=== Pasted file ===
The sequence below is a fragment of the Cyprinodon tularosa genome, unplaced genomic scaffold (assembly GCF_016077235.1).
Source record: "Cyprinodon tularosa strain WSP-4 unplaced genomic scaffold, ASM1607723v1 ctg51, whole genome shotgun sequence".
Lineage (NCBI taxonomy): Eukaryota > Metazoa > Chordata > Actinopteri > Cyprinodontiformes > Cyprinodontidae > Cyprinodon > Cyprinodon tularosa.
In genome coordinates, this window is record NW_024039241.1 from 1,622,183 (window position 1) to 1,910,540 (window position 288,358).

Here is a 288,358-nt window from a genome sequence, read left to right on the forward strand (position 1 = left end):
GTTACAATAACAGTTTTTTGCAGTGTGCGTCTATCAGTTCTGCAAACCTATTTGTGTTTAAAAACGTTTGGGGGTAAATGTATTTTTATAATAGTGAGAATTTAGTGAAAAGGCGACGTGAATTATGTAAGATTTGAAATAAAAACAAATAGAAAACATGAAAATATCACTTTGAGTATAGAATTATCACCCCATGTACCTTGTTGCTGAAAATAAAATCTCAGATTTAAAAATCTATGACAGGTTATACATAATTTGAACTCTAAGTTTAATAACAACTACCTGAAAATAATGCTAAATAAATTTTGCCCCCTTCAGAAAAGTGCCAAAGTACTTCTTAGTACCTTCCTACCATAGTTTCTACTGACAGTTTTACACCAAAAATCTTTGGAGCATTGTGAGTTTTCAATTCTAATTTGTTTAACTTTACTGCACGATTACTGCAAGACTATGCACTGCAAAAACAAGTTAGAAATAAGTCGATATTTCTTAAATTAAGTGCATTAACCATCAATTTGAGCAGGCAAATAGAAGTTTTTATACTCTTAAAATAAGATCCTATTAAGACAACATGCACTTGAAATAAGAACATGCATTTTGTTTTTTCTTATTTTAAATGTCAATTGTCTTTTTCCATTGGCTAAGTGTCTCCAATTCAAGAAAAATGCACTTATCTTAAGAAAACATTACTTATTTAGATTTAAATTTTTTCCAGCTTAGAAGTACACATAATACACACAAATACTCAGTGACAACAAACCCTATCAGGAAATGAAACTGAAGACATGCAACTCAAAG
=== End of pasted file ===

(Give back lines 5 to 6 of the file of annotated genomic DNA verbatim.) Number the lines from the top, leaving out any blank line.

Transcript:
Here is a 288,358-nt window from a genome sequence, read left to right on the forward strand (position 1 = left end):
GTTACAATAACAGTTTTTTGCAGTGTGCGTCTATCAGTTCTGCAAACCTATTTGTGTTTAAAAACGTTTGGGGGTAAATGTATTTTTATAATAGTGAGAATTTAGTGAAAAGGCGACGTGAATTATGTAAGATTTGAAATAAAAACAAATAGAAAACATGAAAATATCACTTTGAGTATAGAATTATCACCCCATGTACCTTGTTGCTGAAAATAAAATCTCAGATTTAAAAATCTATGACAGGTTATACATAATTTGAACTCTAAGTTTAATAACAACTACCTGAAAATAATGCTAAATAAATTTTGCCCCCTTCAGAAAAGTGCCAAAGTACTTCTTAGTACCTTCCTACCATAGTTTCTACTGACAGTTTTACACCAAAAATCTTTGGAGCATTGTGAGTTTTCAATTCTAATTTGTTTAACTTTACTGCACGATTACTGCAAGACTATGCACTGCAAAAACAAGTTAGAAATAAGTCGATATTTCTTAAATTAAGTGCATTAACCATCAATTTGAGCAGGCAAATAGAAGTTTTTATACTCTTAAAATAAGATCCTATTAAGACAACATGCACTTGAAATAAGAACATGCATTTTGTTTTTTCTTATTTTAAATGTCAATTGTCTTTTTCCATTGGCTAAGTGTCTCCAATTCAAGAAAAATGCACTTATCTTAAGAAAACATTACTTATTTAGATTTAAATTTTTTCCAGCTTAGAAGTACACATAATACACACAAATACTCAGTGACAACAAACCCTATCAGGAAATGAAACTGAAGACATGCAACTCAAAG